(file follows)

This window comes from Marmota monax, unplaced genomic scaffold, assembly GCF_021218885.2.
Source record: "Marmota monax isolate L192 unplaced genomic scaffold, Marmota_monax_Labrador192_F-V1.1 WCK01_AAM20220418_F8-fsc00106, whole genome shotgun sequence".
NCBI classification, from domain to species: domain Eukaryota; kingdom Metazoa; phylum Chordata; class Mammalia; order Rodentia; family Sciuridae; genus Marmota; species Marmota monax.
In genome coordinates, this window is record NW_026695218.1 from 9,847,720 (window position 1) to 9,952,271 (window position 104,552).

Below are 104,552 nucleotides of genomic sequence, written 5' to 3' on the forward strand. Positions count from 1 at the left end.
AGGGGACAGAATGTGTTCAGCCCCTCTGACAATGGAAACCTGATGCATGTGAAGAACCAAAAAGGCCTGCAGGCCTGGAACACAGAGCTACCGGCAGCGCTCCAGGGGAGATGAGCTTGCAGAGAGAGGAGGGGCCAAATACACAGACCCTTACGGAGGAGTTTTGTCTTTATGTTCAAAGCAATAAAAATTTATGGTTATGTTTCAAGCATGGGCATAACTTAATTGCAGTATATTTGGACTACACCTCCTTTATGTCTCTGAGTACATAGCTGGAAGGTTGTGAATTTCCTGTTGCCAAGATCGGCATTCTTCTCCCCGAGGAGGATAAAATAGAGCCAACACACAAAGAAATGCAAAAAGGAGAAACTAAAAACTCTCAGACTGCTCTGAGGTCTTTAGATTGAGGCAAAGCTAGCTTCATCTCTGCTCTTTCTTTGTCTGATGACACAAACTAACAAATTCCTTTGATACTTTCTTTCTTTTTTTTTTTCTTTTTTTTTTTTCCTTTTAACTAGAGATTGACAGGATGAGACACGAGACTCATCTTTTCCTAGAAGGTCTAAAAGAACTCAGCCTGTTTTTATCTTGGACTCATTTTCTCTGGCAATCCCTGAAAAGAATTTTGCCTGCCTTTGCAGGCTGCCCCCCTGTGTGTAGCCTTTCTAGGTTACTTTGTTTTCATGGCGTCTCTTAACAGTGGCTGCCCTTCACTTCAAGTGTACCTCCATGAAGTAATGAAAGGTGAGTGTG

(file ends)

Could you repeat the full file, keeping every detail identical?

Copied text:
This window comes from Marmota monax, unplaced genomic scaffold, assembly GCF_021218885.2.
Source record: "Marmota monax isolate L192 unplaced genomic scaffold, Marmota_monax_Labrador192_F-V1.1 WCK01_AAM20220418_F8-fsc00106, whole genome shotgun sequence".
NCBI classification, from domain to species: domain Eukaryota; kingdom Metazoa; phylum Chordata; class Mammalia; order Rodentia; family Sciuridae; genus Marmota; species Marmota monax.
In genome coordinates, this window is record NW_026695218.1 from 9,847,720 (window position 1) to 9,952,271 (window position 104,552).

Below are 104,552 nucleotides of genomic sequence, written 5' to 3' on the forward strand. Positions count from 1 at the left end.
AGGGGACAGAATGTGTTCAGCCCCTCTGACAATGGAAACCTGATGCATGTGAAGAACCAAAAAGGCCTGCAGGCCTGGAACACAGAGCTACCGGCAGCGCTCCAGGGGAGATGAGCTTGCAGAGAGAGGAGGGGCCAAATACACAGACCCTTACGGAGGAGTTTTGTCTTTATGTTCAAAGCAATAAAAATTTATGGTTATGTTTCAAGCATGGGCATAACTTAATTGCAGTATATTTGGACTACACCTCCTTTATGTCTCTGAGTACATAGCTGGAAGGTTGTGAATTTCCTGTTGCCAAGATCGGCATTCTTCTCCCCGAGGAGGATAAAATAGAGCCAACACACAAAGAAATGCAAAAAGGAGAAACTAAAAACTCTCAGACTGCTCTGAGGTCTTTAGATTGAGGCAAAGCTAGCTTCATCTCTGCTCTTTCTTTGTCTGATGACACAAACTAACAAATTCCTTTGATACTTTCTTTCTTTTTTTTTTTCTTTTTTTTTTTTCCTTTTAACTAGAGATTGACAGGATGAGACACGAGACTCATCTTTTCCTAGAAGGTCTAAAAGAACTCAGCCTGTTTTTATCTTGGACTCATTTTCTCTGGCAATCCCTGAAAAGAATTTTGCCTGCCTTTGCAGGCTGCCCCCCTGTGTGTAGCCTTTCTAGGTTACTTTGTTTTCATGGCGTCTCTTAACAGTGGCTGCCCTTCACTTCAAGTGTACCTCCATGAAGTAATGAAAGGTGAGTGTG